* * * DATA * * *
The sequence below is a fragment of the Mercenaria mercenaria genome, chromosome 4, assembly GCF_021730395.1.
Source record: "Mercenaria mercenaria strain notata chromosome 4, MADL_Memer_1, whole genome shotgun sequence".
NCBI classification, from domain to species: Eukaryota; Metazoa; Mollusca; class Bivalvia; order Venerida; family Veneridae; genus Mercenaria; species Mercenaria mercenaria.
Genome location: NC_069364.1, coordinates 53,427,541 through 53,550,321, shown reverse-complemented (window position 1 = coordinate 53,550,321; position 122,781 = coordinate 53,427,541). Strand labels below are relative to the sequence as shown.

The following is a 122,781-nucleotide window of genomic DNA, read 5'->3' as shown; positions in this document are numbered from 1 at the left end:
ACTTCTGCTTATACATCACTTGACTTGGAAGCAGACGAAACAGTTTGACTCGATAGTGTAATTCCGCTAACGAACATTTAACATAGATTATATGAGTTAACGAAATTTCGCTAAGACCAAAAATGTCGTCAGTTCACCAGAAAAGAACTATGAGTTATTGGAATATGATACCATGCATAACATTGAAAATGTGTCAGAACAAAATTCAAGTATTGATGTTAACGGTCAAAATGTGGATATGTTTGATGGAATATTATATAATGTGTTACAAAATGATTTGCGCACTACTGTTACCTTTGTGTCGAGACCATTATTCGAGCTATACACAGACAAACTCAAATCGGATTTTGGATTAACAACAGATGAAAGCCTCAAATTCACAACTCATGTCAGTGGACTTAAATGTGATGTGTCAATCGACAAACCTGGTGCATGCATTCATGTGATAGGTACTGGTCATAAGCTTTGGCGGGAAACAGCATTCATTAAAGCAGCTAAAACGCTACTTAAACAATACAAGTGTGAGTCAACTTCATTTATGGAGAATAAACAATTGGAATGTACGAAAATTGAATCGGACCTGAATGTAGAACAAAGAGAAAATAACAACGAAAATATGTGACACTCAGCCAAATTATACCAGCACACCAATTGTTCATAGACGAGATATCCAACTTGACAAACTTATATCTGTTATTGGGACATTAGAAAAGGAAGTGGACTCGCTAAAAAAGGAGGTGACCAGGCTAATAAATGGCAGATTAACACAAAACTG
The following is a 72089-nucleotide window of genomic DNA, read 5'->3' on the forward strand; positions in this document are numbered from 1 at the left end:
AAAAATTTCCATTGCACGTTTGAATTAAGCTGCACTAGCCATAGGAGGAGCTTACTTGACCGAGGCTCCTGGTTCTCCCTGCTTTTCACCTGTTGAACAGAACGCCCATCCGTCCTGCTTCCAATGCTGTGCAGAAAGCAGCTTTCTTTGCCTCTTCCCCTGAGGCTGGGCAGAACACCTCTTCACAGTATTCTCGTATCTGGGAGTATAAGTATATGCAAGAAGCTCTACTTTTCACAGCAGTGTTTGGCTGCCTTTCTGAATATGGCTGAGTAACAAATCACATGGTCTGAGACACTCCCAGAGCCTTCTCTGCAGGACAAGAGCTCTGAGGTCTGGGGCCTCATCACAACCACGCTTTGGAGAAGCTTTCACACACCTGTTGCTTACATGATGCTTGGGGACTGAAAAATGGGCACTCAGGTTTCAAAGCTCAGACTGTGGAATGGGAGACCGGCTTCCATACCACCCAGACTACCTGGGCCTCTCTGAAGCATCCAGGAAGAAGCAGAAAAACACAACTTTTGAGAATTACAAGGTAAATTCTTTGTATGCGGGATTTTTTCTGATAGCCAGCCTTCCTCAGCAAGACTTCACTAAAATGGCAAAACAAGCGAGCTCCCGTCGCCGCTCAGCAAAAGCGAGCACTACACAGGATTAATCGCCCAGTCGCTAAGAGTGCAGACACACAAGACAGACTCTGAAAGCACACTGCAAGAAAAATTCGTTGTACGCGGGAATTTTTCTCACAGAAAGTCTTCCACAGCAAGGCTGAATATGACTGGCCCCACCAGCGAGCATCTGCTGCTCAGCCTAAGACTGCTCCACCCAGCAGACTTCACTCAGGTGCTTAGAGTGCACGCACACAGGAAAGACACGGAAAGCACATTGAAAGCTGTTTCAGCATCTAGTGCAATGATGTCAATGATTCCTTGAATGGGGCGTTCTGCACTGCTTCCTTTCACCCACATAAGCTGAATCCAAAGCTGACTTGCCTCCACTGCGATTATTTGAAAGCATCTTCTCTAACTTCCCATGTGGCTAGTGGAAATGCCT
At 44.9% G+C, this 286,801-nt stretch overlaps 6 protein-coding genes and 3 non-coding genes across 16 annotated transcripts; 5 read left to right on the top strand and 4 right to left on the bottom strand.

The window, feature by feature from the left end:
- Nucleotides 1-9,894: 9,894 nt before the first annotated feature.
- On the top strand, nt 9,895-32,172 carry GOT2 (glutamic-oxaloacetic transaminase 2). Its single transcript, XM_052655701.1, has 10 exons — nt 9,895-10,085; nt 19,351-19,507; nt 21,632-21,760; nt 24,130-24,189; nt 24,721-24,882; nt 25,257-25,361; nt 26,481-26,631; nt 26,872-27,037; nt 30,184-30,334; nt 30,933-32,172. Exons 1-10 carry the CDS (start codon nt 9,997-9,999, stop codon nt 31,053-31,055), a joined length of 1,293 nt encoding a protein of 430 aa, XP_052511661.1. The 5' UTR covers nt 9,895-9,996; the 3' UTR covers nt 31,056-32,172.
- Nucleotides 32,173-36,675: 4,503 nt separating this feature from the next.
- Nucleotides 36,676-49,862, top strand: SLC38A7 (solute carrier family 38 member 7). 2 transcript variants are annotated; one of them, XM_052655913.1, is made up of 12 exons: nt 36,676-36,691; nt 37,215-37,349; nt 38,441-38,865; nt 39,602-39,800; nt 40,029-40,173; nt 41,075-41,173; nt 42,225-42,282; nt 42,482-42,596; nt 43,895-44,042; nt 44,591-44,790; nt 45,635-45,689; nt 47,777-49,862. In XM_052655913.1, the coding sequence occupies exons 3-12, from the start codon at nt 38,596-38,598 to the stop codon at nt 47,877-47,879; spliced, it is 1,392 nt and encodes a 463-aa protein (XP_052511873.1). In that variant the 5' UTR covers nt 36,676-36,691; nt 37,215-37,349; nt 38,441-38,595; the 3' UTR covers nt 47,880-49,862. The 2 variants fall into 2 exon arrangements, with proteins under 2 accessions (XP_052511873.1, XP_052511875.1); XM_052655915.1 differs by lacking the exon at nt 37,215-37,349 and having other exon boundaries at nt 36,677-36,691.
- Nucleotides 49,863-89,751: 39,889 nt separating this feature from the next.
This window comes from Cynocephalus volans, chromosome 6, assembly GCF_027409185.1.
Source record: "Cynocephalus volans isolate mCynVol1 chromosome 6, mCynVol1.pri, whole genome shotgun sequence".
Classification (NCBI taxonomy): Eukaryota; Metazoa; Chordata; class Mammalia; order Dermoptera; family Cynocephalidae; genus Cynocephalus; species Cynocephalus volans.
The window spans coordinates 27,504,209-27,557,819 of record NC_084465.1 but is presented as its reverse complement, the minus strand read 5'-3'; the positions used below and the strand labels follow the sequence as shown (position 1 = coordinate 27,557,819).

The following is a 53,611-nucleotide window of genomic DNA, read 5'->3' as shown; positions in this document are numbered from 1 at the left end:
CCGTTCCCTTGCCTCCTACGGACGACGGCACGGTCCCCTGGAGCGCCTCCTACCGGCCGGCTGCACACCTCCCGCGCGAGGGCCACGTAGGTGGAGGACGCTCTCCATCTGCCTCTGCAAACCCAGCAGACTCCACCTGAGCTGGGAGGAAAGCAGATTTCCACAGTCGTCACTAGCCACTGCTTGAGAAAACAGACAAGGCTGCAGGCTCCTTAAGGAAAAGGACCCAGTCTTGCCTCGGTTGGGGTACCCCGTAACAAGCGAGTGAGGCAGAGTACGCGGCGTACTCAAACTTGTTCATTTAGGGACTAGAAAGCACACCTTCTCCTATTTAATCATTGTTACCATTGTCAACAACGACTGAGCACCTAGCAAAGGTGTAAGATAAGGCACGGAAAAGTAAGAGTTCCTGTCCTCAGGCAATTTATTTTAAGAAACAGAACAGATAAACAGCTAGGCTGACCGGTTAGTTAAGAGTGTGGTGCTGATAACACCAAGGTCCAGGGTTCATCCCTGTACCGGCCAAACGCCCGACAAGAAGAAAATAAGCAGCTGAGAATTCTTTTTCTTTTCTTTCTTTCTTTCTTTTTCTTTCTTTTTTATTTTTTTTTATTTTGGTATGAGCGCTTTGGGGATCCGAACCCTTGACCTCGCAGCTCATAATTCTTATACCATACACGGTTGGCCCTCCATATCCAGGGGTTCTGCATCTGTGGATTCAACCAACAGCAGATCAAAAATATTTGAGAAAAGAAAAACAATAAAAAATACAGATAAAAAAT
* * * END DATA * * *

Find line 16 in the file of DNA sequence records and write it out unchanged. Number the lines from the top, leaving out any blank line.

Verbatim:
This window comes from Cynocephalus volans, chromosome 6, assembly GCF_027409185.1.